Keen to meet new mum friends? It’s a great way to expand your social circle, create your ‘village’, and feel supported by other mums who are on the same wild ride that is early parenthood.
But meeting other mums near you isn’t always easy – especially when you’re running on a few hours sleep, or when leaving the house with a newborn can feel impossible!
Here’s how to meet new mum friends near you (and survive the early years of motherhood!)
1. Join a local mums group. Search for “Local mums and bubs groups” or “Mothers group near me” in Google. Or find local mums groups or parenting groups in Facebook Groups. Even if you don’t feel like attending in-person mothers group events, online groups can be a wealth of info and support.
2. Try a new parenting / baby class or activity like mum and bub yoga, music activities, story-time at your local library, or parent and baby swim lessons. These are often advertised through your local council, so check their website or social media pages.
3. When was the last time you visited your local gardens or nearby playground? You’re bound to find other mums and dads there too. Don’t be shy – they’ll be just as keen to meet other parents and enjoy some adult conversation as you!
4. Volunteering can be a wonderful way to meet new, community-minded mums in your area, especially events or activities that cater to mums and bubs. This could include events at local schools, fetes, markets, or charity events.
5. Host your own mama meetup or a mums and bubs group playdate. Invite a few mum friends, and suggest they invite another mum too. You don’t have to have people in your home; meet other mothers at a local café, park, or play centre.
6. Go online. This is the easiest way to meet mums or access mothers groups near you – especially when you’ve had little sleep, you’re surviving on caffeine, and you’re still wearing yesterday’s outfit!
(We may be biased, but we think Mama Tribe offers the best face-to-face and online support. Join free, here: https://www.mamatribe.com.au/jointhetribe/)
Of course, there are many mental and emotional benefits of meeting mums and bubs near you.
Benefits of making new mum friends for you
1. Making new friends during early parenthood can help reduce loneliness and isolation. This is critical when motherhood is spreading us thin! Having a social network of like minded mums – and an occasional shoulder to cry on – can help us feel connected, emotionally supported, and reduce the risk of depression and anxiety.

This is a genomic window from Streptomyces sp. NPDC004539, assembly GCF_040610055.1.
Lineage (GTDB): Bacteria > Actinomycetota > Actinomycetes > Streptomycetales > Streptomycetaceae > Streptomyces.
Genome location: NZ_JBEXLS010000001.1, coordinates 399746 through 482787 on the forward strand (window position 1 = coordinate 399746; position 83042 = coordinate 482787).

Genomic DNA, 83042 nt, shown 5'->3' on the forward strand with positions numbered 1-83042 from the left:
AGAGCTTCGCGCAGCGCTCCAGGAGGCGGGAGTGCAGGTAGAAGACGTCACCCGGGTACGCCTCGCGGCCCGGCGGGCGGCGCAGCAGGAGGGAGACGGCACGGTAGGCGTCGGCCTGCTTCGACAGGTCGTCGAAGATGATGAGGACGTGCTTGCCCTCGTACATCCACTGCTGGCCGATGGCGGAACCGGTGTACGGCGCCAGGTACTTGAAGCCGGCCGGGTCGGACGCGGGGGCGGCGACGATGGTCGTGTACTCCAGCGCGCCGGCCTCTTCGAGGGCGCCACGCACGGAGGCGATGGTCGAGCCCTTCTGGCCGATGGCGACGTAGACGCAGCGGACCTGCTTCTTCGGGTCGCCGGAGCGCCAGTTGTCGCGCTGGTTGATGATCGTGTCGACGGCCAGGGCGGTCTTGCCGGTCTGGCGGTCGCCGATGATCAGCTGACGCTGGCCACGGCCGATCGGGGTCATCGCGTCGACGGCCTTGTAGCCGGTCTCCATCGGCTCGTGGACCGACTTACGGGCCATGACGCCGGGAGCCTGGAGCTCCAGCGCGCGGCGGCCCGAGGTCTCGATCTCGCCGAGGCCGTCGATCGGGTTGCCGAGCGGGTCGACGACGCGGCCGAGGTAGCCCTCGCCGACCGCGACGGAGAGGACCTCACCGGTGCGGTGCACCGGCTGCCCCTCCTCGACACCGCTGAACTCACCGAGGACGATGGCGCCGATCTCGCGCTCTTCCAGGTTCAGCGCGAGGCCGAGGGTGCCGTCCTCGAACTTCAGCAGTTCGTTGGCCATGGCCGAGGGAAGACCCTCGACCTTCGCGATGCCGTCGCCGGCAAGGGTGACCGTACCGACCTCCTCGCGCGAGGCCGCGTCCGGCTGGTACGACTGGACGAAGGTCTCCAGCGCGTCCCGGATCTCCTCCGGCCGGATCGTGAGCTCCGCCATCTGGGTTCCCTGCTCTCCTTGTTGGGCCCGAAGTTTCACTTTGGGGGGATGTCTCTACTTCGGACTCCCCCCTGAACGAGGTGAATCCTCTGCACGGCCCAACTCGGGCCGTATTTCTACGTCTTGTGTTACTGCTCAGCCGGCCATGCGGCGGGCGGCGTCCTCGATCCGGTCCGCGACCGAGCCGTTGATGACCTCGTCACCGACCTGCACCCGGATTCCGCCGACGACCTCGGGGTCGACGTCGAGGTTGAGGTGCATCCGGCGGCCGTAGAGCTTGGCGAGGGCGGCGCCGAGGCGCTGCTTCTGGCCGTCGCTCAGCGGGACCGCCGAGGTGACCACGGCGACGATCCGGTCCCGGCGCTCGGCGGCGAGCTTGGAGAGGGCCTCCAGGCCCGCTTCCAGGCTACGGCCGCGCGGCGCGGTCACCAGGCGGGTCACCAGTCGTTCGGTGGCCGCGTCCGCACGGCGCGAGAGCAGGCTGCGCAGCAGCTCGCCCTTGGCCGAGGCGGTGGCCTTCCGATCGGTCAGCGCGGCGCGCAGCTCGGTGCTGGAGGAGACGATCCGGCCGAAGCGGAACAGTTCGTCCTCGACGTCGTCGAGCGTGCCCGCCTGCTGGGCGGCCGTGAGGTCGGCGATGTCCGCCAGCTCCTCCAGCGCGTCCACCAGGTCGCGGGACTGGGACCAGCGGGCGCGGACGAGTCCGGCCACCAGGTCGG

2. Give your confidence and self-esteem as a new mum a boost. When we can share the challenges and joys of motherhood, we feel seen, heard and understood. A good conversation with another mum who ‘gets it’ can be the boost we need to get us through the tough days.
3. Get a dopamine hit! Socialising with like minded mama friends releases endorphins like dopamine and oxytocin that boost our mood and overall wellbeing. This is especially true when you throw in a good belly laugh –
4. Reduce stress and improve your coping skills – even on those hard days. Having a small but mighty group of mums in your corner means you can access advice, practical help, or even just a virtual ear to vent to. Social activities can help you set the reset button, and face-to-face conversation can give you the perspective that you need.
5. Increase your mama-knowledge and know-how. Best place to pick up a bargain for babies? Fun and free kids activities? Tips to settle your newborn baby? Meeting new local mum friends means learning about the what, where, why, how and who of motherhood.
Better still, meeting new mums near you or joining a local mothers group can have benefits for your baby too!
Benefits of mothers groups for your baby
1. Social and emotional development. Giving your baby or young child a chance to watch, imitate, and interact with others can enhance their social and emotional development. (It can also mean they have a great nap post-socialising!)
2. Communication. Being around other mums and babies, and hearing different voices and tones can stimulate your baby’s language development. NB. I can’t guarantee this means your bub will say, “Mum-mum-mum-mum” before they say, “Dad-dad-dad-dad”!
3. Cognitive stimulation. Letting your baby explore new environments with new people exposes them to stimuli, ideas, challenges and perspectives – all good things for their grwoing brains and their cognitive stimulation.
4. Promote development of baby’s motor skills. Interacting with others lets your child engage in physical play and movement. This is a great opportunity for them to watch or imitate other babies crawling, walking, playing, or using objects in different ways.
5. Self-confidence and social skills. Your baby may form early friendships through play or shared experiences, boost their self-confidence and improve their social skills – much like you benefit from these things too!
Remember mama, forming new friendships and building your support network takes time – especially during motherhood when we may have reduced time or energy for friendships.
But it’s worth the effort; having a group of like-minded mums you can call on when the going gets tough is priceless – for you, your baby, and your wider mama community.